SCRANTON, Pa. -- Scrantonians have spoken: It seems no one wants this city's elephant in exile, Toni, to reproduce, even if big-city zoo keepers think it's best for her.
A public hearing Tuesday night, jammed with local fans of the elephant, was called to help city officials decide what to do about the controversy over the elephant.
Scranton owns Toni but sent her to the National Zoo in Washington, D.C., after the local zoo closed four years ago.
National Zoo officials, who pay Toni's $25,000 annual expenses, want her to live a normal life -- and that includes breeding. The zoo needs Scranton's permission to place her in a national breeding program, which would require her to be moved. Many residents think the mating and the travel required to
mate would be too disruptive for her.
Scranton Mayor Jim Connors wanted citizen input before he makes a decision about Toni. Judging by the chorus of opposition at the hearing, held by the city's Planning Commission, many citizens oppose the idea.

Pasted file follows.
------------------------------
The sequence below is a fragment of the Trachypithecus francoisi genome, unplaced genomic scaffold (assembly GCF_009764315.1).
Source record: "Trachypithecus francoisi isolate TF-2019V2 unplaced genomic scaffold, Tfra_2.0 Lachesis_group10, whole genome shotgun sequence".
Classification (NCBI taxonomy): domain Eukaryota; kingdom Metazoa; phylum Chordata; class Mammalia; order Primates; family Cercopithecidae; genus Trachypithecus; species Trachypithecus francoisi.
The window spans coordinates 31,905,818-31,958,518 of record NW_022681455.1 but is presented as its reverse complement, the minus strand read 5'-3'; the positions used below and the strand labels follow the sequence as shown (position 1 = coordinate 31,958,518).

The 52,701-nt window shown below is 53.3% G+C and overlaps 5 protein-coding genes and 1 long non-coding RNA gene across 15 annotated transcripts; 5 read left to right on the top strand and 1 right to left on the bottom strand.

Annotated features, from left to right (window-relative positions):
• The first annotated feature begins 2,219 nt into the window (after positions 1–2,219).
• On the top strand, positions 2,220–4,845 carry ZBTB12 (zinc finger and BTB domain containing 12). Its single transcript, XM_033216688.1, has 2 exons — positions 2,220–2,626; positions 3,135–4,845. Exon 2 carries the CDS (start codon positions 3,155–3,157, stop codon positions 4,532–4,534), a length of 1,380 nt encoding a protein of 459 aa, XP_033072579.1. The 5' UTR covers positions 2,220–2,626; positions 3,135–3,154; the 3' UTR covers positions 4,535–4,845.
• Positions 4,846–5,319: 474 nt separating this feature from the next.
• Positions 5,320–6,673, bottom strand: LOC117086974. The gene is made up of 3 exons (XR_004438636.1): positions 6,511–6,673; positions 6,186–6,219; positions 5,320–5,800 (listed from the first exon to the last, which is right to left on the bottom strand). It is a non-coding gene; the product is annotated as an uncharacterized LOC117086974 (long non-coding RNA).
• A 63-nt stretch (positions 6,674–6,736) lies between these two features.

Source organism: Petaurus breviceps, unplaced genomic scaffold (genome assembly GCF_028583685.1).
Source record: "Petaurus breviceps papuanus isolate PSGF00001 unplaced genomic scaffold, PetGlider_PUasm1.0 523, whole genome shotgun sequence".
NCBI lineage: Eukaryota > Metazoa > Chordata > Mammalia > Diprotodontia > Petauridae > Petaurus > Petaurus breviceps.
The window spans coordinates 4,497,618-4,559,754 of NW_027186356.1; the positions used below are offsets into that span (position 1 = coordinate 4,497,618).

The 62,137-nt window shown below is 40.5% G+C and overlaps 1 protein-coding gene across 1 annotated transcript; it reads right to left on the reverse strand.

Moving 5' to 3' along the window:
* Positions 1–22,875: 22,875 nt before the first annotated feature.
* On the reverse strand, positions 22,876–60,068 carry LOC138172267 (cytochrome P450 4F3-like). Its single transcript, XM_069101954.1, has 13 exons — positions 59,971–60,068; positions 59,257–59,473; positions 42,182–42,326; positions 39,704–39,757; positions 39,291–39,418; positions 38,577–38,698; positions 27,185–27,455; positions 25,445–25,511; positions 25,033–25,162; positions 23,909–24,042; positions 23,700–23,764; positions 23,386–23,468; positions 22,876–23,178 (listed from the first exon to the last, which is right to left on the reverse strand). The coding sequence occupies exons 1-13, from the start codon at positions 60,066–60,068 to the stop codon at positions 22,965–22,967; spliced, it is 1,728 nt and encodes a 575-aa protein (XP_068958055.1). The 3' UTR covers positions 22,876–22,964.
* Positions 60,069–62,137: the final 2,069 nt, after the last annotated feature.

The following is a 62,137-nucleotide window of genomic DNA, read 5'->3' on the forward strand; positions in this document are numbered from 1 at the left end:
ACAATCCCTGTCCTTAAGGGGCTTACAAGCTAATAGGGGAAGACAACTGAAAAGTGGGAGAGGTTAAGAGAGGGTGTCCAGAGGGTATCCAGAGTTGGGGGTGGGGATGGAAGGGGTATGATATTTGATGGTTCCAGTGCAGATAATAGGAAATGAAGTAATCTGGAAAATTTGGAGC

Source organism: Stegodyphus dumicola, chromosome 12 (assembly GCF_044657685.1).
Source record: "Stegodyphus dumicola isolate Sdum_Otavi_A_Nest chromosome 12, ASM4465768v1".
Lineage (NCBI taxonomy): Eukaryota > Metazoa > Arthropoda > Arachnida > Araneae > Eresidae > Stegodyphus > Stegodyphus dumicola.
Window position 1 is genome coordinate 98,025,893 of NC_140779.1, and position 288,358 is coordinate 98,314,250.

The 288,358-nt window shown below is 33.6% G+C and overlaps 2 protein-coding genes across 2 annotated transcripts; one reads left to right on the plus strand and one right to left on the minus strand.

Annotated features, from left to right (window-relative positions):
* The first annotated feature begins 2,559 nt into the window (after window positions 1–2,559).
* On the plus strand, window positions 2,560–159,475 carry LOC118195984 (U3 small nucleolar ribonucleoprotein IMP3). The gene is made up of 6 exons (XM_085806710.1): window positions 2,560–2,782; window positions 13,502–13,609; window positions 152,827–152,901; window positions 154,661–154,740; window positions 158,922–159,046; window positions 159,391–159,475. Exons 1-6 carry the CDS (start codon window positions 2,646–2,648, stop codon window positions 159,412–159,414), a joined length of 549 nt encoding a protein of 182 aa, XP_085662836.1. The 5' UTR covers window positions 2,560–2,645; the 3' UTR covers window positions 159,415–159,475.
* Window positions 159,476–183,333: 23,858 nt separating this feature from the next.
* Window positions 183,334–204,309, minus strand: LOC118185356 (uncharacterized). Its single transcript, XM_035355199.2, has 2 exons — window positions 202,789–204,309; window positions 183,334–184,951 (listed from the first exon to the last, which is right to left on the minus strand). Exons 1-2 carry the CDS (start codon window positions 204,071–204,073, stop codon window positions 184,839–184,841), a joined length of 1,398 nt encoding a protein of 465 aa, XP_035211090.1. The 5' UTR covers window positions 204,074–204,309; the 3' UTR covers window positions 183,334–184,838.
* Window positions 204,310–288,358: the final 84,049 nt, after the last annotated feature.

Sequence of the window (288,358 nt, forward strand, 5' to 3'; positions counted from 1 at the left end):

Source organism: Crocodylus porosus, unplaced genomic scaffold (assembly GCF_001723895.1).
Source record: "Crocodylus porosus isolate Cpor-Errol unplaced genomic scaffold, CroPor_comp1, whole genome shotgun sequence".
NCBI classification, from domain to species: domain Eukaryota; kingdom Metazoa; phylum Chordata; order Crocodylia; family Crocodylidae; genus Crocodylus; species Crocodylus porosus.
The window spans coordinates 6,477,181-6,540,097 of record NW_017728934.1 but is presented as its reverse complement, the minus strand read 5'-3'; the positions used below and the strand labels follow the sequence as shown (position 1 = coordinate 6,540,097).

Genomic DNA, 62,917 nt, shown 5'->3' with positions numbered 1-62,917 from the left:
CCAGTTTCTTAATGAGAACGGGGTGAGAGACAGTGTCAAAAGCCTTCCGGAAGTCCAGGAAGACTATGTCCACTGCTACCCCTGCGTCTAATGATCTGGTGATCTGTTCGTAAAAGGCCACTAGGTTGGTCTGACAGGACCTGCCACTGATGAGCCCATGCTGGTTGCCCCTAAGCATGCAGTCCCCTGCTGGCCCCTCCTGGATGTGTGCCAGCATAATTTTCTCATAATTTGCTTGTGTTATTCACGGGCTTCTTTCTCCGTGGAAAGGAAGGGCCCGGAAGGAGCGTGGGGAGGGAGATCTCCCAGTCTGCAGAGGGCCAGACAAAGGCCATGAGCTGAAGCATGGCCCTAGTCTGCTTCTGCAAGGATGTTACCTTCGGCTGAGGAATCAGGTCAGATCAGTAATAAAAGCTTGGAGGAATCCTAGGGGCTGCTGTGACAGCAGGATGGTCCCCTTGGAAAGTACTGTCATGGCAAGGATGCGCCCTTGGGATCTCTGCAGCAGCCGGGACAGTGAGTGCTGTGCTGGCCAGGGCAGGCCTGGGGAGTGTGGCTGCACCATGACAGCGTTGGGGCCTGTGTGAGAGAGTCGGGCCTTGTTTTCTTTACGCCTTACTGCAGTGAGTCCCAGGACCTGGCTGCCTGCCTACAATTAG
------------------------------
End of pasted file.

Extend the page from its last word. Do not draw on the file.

Commission Chairman Peter Noto said the panel will review the testimony and make a recommendation to the mayor "in due time."
If that recommendation is based solely on the testimony presented at the hearing, the city likely will reject the National Zoo's request. But city officials will have to balance public sentiment with practicality -- this city of about 81,000 may own Toni, but it doesn't have the resources to take her back.
With the notable exception of John Lehnhardt, collection manager at the National Zoo, no one who spoke at the hearing was in favor of the breeding plan.
All of the speakers said Toni should remain in Washington, but only if the National Zoo will agree that she is never bred.
Wearing buttons urging, "Let Our Toni Stay, Not Be Sent Away," activists told of the horrors some elephants have endured in being transported to other zoos for mating. One woman said the Portland Zoo had chained a female elephant while she was being mated.
Mr. Lehnhardt insisted no such thing would be allowed at his zoo.
Noting that Toni "didn't even know she was an elephant" when she first arrived at the zoo in the fall of 1989, he said the zoo has the best interests of the animal in mind and would not do anything to endanger her.
"We are capable of making decisions, and we are the only ones assuming fiscal responsibility for Toni," Mr. Lehnhardt said. "We have a long-term commitment to Toni regardless of what the city of Scranton does."
But he stressed that if Scranton does not trust the zoo's judgment, he would recommend that the city "make a decision about where she spends her time."
Said George Lowry, Scranton's animal control officer, "If they [the National Zoo] say, 'It's our way or the highway,' what are we going to do with that elephant?"